The International Crime Fiction Research Group is delighted to share the good news about the European funding secured for our project “DETECt -Detecting Transcultural Identity in European Popular Crime Narrative-“, as part of the Horizon 2020 – Societal Challenge 6: “Understanding Europe: Promoting the European Public and Cultural Space” framework. The project is led by the University of Bologna and involves 18 institutions from 11 European Countries. DETECt addresses the formation of European cultural identity as continuing process of transformation fostered by the mobility of people, products and representations across the continent. Because of the extraordinary mobility of its products, popular culture plays a decisive role in circulating representations that constitute a shared cultural asset for large sectors of the European society. The project examines examples of crime fiction, film and TV dramas from 1989 to present, to learn how mobility strategies such as co-production, serialization, translation, adaptation, distribution, and more, have influenced the transnational dissemination of European popular culture. It also investigates how the treatment of specific ‘mobile signifiers’ – including representations of gender, ethnic and class identities – affect the ability of European narratives to migrate outside their place of origin, and be appropriated elsewhere in different and variegated ways. Researching the contemporary history of the crime genre in Europe, DETECt aims to identify the practices of production, distribution and consumption that are best suited to facilitate the emergence of engaging representations of Europe’s enormously rich, plural and cross-cultural identity. The knowledge acquired through a detailed research programme will be used in cultural, learning and public engagement initiatives designed to prompt the elaboration of new transnational formats for the European creative industries. These activities will profit from a set of experimental research and learning resources and innovative collaborative tools, aggregated and organized on DETECt Web portal which will be introduced here. A range of activities will be addressed to the general public and announced here. In particular, the development of a Web mobile app tools will allow users to contribute to the creation of a collaborative atlas of European crime narratives. Watch this space for updates.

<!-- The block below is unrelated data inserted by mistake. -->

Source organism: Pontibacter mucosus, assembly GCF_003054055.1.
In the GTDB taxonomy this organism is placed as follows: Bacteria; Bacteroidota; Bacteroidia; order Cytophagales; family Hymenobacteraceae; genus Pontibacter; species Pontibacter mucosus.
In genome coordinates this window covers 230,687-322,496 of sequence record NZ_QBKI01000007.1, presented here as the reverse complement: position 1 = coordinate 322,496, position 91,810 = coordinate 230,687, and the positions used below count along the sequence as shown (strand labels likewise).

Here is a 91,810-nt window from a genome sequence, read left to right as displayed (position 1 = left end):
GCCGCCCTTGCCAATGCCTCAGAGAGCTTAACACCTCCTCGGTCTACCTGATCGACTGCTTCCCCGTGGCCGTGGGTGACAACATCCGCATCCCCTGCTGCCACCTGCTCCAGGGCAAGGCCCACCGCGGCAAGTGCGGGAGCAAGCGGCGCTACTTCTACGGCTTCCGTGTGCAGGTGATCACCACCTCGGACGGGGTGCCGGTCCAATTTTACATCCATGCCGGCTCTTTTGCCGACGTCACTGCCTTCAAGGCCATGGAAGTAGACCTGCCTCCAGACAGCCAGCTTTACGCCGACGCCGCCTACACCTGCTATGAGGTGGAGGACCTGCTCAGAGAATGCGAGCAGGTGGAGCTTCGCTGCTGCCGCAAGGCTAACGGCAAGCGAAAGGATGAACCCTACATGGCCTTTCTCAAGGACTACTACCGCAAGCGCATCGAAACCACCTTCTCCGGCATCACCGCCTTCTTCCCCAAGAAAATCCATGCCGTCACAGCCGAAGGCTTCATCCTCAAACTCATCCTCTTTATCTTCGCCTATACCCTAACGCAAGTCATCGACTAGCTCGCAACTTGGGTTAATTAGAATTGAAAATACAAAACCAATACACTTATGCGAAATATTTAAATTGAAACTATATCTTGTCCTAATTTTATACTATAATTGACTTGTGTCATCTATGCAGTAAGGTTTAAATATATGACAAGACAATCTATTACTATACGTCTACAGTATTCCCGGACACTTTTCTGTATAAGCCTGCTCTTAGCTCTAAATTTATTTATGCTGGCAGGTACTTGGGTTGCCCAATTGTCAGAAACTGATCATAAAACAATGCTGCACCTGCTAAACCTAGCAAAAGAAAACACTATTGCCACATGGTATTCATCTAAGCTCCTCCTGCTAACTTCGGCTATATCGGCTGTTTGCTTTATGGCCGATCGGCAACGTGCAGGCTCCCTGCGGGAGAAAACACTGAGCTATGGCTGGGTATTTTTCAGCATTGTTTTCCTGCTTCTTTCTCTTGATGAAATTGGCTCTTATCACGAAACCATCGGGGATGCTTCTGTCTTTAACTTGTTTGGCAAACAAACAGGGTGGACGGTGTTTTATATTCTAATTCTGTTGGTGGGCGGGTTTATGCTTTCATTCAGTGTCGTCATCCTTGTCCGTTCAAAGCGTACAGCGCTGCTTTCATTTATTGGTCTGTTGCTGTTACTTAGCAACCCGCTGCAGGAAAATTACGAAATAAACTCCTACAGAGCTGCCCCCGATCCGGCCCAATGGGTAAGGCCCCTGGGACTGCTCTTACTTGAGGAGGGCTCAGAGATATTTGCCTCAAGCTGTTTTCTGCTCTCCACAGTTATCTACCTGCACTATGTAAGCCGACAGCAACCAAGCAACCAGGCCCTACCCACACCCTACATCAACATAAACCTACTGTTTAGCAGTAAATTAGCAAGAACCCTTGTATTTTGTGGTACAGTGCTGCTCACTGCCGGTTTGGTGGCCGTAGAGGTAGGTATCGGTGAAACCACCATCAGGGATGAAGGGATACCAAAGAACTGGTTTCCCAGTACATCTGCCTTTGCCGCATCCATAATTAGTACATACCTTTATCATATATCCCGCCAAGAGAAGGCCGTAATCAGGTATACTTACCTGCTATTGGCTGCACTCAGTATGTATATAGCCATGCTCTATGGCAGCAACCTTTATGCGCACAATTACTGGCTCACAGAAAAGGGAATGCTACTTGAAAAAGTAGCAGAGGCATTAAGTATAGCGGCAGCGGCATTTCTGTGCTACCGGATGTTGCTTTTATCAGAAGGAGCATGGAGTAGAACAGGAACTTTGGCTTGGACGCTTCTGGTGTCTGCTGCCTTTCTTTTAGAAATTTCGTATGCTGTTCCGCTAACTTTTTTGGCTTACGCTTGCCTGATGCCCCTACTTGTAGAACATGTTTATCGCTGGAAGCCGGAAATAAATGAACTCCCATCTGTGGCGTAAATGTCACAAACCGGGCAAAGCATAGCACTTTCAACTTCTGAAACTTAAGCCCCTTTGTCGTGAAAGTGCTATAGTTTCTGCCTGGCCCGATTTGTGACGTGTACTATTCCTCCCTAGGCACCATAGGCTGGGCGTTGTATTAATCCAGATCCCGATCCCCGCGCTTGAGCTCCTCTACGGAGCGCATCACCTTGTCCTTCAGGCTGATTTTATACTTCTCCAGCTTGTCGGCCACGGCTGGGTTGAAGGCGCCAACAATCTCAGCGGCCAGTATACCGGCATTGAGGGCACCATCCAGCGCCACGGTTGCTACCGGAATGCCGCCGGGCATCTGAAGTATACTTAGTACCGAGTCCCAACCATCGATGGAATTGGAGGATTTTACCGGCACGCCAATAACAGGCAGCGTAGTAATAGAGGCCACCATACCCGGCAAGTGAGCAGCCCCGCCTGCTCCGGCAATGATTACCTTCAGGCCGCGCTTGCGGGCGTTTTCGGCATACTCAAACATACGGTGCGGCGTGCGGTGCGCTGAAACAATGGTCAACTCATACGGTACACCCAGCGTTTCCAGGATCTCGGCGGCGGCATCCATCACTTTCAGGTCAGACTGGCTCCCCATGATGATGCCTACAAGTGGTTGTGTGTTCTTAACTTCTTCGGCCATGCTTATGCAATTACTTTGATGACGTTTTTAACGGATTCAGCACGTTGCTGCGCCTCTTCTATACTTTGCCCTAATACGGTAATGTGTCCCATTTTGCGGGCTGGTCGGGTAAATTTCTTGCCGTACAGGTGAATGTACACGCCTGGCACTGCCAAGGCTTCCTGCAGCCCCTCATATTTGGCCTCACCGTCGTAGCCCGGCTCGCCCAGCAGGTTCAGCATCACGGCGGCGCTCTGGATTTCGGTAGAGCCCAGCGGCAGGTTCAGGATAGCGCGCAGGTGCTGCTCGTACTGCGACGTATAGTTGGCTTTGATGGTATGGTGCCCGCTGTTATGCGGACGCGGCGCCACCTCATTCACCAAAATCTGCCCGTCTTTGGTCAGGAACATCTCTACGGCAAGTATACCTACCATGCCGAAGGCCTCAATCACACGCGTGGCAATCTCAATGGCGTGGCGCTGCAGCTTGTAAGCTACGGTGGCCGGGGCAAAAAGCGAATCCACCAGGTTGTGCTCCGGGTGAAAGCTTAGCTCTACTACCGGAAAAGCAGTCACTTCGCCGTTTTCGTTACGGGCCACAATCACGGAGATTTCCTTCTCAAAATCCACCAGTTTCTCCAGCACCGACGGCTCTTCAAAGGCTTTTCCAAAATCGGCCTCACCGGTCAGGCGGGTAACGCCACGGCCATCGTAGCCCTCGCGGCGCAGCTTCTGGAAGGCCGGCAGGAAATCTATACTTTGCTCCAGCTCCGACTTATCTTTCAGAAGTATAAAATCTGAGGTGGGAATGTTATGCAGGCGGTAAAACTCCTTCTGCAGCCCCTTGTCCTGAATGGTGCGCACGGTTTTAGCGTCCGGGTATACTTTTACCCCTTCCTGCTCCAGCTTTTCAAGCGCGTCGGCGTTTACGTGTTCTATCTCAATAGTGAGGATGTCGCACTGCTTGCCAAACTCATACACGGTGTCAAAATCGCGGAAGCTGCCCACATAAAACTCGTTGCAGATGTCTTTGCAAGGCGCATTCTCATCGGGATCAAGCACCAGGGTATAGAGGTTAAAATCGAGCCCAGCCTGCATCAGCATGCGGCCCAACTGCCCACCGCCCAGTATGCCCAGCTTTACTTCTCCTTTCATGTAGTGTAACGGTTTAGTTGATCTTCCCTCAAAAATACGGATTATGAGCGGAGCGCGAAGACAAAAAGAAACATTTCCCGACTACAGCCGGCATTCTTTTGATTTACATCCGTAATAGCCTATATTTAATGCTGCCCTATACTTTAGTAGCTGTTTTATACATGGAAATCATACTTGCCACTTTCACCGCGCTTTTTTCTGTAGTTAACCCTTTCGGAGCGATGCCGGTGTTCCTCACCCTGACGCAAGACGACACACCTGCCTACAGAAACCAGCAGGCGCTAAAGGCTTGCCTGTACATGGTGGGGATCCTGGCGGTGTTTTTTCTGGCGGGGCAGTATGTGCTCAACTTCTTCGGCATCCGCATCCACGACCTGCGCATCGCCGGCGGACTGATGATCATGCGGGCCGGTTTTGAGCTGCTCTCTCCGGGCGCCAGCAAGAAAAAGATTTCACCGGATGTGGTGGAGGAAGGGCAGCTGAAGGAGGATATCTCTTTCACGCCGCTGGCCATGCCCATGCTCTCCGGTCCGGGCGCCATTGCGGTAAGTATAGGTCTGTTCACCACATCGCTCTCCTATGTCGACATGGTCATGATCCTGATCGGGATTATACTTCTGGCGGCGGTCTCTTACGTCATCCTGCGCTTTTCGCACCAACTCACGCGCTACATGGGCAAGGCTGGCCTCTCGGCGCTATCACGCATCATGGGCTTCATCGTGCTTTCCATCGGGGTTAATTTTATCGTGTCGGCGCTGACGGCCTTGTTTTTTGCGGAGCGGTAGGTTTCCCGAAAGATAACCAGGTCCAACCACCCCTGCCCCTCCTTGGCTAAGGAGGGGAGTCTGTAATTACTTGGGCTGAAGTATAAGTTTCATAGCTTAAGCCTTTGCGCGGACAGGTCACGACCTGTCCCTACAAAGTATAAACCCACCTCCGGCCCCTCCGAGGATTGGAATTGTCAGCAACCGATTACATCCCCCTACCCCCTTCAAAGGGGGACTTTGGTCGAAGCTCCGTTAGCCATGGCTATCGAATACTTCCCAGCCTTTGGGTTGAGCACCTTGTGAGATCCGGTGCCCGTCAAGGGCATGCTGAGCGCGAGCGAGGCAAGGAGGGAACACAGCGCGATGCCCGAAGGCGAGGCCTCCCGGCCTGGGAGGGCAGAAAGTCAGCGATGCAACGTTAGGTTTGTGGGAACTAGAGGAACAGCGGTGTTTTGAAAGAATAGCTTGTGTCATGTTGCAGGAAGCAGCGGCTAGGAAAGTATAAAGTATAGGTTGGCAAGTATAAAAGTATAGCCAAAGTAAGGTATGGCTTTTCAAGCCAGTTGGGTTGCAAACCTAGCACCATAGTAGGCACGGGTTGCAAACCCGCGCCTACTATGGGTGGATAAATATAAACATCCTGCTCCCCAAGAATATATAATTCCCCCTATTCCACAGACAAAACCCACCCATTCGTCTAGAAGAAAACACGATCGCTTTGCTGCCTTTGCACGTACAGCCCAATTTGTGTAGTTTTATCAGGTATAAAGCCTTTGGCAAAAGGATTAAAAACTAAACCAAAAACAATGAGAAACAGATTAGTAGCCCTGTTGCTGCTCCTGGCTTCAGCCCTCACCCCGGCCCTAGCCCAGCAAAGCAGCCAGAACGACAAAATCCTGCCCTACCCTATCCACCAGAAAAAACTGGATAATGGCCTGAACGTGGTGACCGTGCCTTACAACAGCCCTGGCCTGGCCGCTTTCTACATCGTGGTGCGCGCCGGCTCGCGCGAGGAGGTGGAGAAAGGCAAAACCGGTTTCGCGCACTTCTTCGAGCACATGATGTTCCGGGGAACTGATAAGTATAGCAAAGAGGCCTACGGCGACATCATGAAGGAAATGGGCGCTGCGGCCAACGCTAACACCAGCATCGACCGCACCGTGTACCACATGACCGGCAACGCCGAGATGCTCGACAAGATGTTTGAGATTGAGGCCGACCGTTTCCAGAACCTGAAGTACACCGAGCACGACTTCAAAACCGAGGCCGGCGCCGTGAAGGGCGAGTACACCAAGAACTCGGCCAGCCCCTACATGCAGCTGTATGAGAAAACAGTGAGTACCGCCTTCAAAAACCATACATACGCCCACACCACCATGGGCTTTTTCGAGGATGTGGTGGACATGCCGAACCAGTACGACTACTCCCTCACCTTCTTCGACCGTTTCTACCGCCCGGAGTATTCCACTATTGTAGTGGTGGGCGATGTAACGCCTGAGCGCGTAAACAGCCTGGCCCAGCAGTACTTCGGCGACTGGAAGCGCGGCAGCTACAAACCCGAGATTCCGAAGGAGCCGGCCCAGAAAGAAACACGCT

Please visit The DETECt website